The ban on nitrous oxide has been welcomed by the Dorset Police and Crime Commissioner.

Now categorised as a class C drug, possession of laughing gas for its "psychoactive effects" will carry a sentence of up to two years in prison.

Breathing in the gas creates a psychoactive effect and can lead to serious health problems such as neurological damage and even death due to the risk of falling unconscious and/or suffocating from the lack of oxygen.

Commissioner David Sidwick said: “I wholeheartedly welcome the introduction of today’s law to make possession of nitrous oxide illegal.

"For some time now I have been campaigning for this to happen, and I am delighted to see this important change in the law go live from today.

"In my role as Association of Police and Crime Commissioners’ (APCC) Joint Lead for Addictions and Substance Misuse, with co-chair Durham PCC Joy Allen, I have repeatedly raised concerns over the past two years - publicly and directly with the government - about the prevalence of nitrous oxide in a bid for stronger legislation surrounding this harmful drug.

"From initially leading calls for a review on nitrous oxide, to vigorously lobbying the Home Office for a potential crackdown on the drug, I am proud to have been part of the fight to achieve this vital change, protecting our young people and communities in Dorset and beyond.”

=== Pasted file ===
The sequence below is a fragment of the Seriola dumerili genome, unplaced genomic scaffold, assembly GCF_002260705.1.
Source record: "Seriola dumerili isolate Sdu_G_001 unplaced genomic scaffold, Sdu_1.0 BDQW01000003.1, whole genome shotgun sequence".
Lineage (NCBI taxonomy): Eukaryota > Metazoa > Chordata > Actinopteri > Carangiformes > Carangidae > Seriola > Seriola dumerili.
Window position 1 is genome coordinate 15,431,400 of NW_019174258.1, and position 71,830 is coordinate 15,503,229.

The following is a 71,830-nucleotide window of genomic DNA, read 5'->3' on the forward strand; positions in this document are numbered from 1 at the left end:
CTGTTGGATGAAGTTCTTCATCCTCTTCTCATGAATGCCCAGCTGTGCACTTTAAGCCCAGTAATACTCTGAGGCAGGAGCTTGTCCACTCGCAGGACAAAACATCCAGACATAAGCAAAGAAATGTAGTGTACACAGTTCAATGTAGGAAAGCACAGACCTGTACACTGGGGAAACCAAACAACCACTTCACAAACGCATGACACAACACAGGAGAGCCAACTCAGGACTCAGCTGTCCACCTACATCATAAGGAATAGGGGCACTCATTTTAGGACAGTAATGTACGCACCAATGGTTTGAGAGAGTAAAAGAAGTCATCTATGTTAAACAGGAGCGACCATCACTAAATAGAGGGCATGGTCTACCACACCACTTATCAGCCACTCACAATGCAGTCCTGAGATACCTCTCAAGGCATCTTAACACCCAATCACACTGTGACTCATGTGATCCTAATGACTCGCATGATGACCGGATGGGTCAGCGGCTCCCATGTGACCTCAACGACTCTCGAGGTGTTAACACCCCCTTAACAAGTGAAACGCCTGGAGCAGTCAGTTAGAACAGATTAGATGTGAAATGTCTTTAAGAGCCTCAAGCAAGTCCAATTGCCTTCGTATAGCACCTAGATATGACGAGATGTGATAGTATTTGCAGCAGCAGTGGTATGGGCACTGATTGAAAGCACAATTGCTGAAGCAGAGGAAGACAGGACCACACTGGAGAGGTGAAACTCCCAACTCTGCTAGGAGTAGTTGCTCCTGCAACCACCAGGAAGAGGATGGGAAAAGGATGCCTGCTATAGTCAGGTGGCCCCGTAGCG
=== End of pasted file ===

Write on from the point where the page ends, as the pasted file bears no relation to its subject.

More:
The drug is more commonly known by its street names ‘laughing gas’ or ‘NOS’ and was being increasingly used as a recreational drug among Dorset’s young people.

Mr Sidwick continued: “To now see this law in action, benefitting every county in the country, is a key milestone in my ongoing fight to protect the most vulnerable in our communities.

“I know the sight of those silver cannisters, and balloon litter strewn across our parks, beaches and playgrounds was a cause for concern in communities across Dorset.

"As your Police and Crime Commissioner, it is my mission to ensure anti-social behaviour is tackled, ensuring you feel safe where you live and work. I hope this legislation will go some way towards this and give police the tools to deal with the issues which affect your community.

"Tackling the issue of drugs in Dorset is a priority in my Police and Crime Plan. Whether this is through continuing to lobby over the harmful effects of cannabis, to leading the multi-agency Combatting Drugs Partnership in Dorset, I remain committed to making Dorset the safest county to live."